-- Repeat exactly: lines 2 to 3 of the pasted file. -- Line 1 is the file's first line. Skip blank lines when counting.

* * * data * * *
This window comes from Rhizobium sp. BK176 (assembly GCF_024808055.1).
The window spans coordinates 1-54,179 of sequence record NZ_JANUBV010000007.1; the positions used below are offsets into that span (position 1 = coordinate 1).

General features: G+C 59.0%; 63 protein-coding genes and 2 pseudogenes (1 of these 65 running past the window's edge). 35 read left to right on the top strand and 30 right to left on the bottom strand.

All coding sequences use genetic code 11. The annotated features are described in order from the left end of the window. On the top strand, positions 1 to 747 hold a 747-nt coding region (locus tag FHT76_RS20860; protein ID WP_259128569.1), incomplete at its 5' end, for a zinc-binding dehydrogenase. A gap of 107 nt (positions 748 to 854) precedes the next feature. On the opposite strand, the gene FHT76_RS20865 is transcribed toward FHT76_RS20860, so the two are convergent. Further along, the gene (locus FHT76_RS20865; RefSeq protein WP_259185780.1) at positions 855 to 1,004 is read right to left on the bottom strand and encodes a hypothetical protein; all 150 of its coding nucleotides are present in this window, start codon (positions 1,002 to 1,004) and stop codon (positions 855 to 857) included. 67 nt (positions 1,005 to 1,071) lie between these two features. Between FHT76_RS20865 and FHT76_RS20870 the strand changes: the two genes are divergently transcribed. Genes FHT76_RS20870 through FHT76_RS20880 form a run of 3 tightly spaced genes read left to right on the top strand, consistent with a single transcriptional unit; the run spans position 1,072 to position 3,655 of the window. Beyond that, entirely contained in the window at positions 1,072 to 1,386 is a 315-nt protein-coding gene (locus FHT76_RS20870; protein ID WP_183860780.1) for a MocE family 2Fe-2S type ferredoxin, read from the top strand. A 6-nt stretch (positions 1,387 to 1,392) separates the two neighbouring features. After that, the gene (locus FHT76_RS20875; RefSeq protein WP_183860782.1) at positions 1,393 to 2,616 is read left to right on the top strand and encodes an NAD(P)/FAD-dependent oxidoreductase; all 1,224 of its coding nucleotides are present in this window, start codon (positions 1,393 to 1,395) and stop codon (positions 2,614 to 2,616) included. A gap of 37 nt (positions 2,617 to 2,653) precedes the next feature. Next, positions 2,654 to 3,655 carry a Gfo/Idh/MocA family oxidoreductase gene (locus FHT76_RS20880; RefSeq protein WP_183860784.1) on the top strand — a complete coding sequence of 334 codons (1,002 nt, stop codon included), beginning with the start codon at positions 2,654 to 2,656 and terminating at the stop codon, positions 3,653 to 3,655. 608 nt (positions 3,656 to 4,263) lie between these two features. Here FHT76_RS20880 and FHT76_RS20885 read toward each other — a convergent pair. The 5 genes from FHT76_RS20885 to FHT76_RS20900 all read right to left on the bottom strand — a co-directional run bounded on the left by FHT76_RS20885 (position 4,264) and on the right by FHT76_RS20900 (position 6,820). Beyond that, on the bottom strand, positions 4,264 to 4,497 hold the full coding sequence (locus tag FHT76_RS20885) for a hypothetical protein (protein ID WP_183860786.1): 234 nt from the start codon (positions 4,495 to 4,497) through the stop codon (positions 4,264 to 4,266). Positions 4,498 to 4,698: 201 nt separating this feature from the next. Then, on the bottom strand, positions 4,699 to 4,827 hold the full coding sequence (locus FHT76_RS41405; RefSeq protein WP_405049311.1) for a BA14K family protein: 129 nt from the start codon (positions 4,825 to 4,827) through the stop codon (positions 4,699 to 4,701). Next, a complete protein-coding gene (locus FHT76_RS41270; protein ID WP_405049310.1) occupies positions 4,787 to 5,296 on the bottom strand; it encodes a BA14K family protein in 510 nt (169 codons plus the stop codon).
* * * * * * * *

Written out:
The window spans coordinates 1-54,179 of sequence record NZ_JANUBV010000007.1; the positions used below are offsets into that span (position 1 = coordinate 1).

General features: G+C 59.0%; 63 protein-coding genes and 2 pseudogenes (1 of these 65 running past the window's edge). 35 read left to right on the top strand and 30 right to left on the bottom strand.